The traditional lock resource hierarchy usually includes at least table, page, and record. The granularity is changed from fine grained to larger grain when too many small-grained resources are being exploited by a transaction. This scheme can be adapted to the subject invention technique of logging the identities of data items that a transaction reads. A lock manager, which can be a component as that term is defined herein, can be exploited in this process. For example, when read locks are held to the end of a transaction, all data items read are effectively remembered by the lock manager. At commit time, while releasing read locks from these resources, the subject invention can simultaneously record these resource identifiers in the log.
Sometimes read locks are not held to the end of transactions, for instance when degree two transactions are executed. In that case, the lock manager resource “lock block” can be left in a lock manager conflict table changing the lock mode from “read” (share) to “has been read,” which is treated, as far as conflicts are concerned, as if there were no lock at all. This permits such transactions to exploit the same strategy for populating the transaction log with the identifiers for all resources read by the transaction.
The aforementioned systems have been described with respect to the interaction between several components. Furthermore, for purposes of clarity and simplicity a number of systems were provided and described to emphasize an aspect of the subject invention. It should be appreciated that such systems can include those components specified therein, some of the specified components, and/or additional components specified in other systems. For example, a corruption recovery system can include a query component, a compensation component, and an execution component or any combination thereof. Additionally, it should be noted that one or more components can be combined into a single component providing aggregate functionality or divided into several sub components. The components may also interact with one or more other components not specifically described herein, but known by those of skill in the art.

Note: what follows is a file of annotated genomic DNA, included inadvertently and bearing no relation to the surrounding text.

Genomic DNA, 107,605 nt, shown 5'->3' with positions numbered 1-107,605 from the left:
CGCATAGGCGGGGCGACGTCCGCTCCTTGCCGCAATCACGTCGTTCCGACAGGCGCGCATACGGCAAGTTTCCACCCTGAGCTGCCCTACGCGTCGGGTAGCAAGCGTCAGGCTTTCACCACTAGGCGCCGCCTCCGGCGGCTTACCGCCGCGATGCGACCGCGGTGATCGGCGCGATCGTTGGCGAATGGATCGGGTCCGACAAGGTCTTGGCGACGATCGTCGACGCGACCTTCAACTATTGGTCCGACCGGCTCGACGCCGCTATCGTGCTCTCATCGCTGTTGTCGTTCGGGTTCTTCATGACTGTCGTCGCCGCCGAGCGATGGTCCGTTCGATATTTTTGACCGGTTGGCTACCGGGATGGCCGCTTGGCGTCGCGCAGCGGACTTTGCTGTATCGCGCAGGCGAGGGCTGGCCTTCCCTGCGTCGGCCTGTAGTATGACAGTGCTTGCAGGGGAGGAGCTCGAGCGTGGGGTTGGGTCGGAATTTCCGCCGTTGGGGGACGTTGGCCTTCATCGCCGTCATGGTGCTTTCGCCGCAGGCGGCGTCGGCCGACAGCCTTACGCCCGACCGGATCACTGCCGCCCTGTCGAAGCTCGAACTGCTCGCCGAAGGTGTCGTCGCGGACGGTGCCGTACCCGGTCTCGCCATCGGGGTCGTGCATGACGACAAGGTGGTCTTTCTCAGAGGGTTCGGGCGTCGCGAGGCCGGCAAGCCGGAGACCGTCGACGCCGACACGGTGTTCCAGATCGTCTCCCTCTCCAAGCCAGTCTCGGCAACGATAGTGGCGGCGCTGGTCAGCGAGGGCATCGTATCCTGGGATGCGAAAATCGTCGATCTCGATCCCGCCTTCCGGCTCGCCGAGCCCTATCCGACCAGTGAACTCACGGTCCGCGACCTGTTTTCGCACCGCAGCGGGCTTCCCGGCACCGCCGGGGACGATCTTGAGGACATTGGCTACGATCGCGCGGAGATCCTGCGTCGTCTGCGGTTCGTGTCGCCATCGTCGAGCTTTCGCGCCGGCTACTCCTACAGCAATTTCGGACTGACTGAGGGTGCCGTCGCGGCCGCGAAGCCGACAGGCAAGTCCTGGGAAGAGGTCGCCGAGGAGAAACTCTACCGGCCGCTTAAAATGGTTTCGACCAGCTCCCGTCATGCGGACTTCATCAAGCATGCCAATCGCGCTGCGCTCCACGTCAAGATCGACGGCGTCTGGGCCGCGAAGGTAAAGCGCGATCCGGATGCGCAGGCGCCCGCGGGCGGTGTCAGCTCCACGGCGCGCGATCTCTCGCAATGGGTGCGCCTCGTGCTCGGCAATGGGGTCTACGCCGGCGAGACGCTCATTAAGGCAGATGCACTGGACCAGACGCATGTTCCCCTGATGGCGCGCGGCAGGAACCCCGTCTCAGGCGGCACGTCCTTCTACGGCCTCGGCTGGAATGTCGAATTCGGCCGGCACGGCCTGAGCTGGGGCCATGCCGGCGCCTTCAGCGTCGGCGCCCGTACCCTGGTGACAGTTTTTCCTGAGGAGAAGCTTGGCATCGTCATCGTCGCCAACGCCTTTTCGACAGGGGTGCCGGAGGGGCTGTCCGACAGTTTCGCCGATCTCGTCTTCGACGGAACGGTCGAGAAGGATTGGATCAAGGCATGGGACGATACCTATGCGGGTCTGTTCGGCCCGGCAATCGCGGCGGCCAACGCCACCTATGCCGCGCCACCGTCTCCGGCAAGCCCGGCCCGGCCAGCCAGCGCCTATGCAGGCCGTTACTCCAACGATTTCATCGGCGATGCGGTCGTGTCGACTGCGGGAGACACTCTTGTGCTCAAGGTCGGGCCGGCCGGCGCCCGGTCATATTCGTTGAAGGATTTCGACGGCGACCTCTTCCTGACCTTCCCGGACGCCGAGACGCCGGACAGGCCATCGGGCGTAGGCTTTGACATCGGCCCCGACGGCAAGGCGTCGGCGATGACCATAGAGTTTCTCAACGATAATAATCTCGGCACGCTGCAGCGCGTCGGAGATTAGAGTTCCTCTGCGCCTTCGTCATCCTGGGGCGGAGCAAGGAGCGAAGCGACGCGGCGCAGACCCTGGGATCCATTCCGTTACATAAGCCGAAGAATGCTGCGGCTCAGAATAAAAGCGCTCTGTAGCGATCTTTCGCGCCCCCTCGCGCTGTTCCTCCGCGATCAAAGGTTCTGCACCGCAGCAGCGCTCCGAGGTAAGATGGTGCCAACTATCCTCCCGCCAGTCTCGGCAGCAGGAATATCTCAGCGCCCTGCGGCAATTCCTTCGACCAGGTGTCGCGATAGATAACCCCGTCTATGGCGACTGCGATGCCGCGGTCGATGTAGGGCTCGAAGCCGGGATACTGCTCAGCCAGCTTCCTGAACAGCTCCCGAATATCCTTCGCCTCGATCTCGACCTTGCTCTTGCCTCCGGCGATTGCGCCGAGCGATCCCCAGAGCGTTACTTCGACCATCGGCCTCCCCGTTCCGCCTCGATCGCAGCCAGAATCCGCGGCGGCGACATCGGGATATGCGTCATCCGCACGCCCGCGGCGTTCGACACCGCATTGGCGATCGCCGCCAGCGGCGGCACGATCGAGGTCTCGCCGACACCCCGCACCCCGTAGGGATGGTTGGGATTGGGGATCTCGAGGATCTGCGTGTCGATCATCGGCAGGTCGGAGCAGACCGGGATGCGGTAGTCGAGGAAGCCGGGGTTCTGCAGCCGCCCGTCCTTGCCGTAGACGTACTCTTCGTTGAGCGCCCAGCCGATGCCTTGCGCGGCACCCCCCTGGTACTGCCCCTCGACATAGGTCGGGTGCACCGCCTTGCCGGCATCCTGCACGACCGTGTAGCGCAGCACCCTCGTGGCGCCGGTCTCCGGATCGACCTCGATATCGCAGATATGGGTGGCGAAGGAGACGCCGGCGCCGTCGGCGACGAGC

Furthermore, as will be appreciated by artisans of skill in the art, various portions of the disclosed systems above and methods below may include or consist of artificial intelligence or knowledge based components, sub-components, processes, means, or mechanisms (e.g., support vector machines, neural networks, expert systems, Bayesian belief networks, fuzzy logic, data fusion engines, classifiers . . . ). Such components, inter alia, can automate certain mechanisms or processes performed thereby to make portions of the systems and methods more adaptive as well as well as efficient. For example, an artificial intelligence based component could be employed to facilitate detection of data corruption. Such a component could be utilized to detect data corruption alone or to supplement manual identification of data corruption by administrators, for instance. Additionally or alternatively, the artificial intelligence based systems, methods, and the like can be employed to facilitate generation and/or application of compensatory actions upon detection of data corruption.